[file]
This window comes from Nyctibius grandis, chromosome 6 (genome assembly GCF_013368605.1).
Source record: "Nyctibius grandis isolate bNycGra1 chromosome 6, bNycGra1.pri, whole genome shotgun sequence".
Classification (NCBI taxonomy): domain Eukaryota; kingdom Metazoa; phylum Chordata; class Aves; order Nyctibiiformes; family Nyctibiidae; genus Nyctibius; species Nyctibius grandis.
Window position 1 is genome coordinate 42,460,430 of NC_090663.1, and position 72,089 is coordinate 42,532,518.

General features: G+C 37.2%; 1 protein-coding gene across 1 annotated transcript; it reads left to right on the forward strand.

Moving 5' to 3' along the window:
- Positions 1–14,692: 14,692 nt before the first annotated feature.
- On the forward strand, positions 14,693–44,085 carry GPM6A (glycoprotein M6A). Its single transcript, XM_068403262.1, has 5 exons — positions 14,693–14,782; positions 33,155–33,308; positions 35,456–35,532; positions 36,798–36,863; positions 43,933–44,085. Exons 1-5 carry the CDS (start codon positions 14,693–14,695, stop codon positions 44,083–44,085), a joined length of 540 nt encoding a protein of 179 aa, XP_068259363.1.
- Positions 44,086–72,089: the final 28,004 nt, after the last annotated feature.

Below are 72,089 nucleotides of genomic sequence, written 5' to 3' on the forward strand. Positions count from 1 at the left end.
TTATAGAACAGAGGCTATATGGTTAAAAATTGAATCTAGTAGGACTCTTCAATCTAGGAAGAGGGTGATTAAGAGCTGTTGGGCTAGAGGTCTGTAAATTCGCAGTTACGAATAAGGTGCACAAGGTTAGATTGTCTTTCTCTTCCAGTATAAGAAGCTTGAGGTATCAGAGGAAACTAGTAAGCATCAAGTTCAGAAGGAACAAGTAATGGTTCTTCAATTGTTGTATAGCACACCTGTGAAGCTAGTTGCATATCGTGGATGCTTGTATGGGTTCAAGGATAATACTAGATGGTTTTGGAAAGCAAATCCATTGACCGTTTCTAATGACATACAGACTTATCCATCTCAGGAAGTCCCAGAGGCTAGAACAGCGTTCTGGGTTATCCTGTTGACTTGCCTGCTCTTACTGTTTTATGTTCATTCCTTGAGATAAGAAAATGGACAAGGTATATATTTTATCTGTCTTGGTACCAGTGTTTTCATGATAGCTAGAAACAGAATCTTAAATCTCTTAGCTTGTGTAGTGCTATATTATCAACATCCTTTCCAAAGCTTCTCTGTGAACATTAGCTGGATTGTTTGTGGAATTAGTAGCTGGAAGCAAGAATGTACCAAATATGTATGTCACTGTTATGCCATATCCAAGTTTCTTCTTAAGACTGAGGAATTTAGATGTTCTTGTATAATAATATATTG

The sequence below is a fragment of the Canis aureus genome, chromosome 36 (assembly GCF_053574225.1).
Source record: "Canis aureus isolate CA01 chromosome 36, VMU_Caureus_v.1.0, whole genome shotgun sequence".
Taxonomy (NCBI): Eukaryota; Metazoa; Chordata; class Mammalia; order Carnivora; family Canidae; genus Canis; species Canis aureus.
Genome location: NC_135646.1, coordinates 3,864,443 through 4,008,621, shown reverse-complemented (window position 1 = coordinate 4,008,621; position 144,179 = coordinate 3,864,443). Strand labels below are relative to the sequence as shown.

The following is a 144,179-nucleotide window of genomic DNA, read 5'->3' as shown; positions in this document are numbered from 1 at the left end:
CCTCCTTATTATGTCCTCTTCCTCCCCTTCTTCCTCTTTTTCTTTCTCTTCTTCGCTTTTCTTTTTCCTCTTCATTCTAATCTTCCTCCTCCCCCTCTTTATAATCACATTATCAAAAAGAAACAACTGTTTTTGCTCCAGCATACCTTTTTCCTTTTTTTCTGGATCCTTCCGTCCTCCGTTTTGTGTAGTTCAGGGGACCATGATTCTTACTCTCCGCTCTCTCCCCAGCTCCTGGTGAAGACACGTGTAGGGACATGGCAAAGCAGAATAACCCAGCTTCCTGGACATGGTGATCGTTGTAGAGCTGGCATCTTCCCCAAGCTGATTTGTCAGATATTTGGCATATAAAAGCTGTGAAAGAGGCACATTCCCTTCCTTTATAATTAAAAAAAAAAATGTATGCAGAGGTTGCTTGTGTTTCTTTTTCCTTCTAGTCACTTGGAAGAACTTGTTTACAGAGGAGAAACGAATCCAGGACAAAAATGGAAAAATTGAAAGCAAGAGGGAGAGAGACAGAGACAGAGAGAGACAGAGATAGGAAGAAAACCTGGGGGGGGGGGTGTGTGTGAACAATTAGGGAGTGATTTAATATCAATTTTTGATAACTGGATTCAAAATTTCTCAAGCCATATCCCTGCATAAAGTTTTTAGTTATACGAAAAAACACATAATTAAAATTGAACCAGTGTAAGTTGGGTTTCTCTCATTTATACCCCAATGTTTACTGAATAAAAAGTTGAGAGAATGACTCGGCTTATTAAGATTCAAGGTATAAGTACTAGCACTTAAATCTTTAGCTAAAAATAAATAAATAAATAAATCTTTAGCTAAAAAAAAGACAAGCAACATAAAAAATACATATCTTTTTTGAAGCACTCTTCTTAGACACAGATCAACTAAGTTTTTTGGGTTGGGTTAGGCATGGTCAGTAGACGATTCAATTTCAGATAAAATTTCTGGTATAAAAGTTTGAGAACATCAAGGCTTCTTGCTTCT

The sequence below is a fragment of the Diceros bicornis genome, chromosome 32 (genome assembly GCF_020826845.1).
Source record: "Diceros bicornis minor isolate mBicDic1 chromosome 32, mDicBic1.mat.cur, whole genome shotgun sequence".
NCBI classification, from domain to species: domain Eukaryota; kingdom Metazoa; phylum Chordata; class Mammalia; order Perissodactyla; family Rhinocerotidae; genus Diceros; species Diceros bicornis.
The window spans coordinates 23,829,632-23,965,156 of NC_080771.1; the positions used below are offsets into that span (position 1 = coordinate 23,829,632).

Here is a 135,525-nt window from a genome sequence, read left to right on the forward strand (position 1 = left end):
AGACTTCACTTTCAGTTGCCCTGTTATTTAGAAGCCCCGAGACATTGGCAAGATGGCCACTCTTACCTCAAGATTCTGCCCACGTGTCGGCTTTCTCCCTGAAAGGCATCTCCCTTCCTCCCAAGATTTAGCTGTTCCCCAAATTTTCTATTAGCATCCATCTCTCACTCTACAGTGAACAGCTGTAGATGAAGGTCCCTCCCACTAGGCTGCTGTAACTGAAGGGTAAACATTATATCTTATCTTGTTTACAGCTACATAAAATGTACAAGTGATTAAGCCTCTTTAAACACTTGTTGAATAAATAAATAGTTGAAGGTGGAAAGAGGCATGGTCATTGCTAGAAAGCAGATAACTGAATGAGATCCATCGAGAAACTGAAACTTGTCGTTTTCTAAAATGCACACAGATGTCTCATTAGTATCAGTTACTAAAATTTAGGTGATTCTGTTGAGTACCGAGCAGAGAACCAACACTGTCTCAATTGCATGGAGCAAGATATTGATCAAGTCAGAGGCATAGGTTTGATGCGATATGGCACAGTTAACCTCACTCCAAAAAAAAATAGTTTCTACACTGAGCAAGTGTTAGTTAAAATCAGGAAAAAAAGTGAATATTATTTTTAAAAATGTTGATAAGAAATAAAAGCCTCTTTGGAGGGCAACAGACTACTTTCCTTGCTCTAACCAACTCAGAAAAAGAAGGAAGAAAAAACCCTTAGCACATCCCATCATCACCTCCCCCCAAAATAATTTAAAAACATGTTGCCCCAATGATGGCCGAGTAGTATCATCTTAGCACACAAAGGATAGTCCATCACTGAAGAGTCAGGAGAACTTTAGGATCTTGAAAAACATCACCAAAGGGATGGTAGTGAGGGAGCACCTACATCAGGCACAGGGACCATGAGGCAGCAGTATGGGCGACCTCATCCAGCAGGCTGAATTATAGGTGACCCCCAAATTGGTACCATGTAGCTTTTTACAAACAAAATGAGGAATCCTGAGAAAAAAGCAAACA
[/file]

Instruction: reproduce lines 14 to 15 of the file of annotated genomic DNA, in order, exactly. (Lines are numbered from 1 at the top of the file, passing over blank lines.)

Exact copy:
Taxonomy (NCBI): Eukaryota; Metazoa; Chordata; class Mammalia; order Carnivora; family Canidae; genus Canis; species Canis aureus.
Genome location: NC_135646.1, coordinates 3,864,443 through 4,008,621, shown reverse-complemented (window position 1 = coordinate 4,008,621; position 144,179 = coordinate 3,864,443). Strand labels below are relative to the sequence as shown.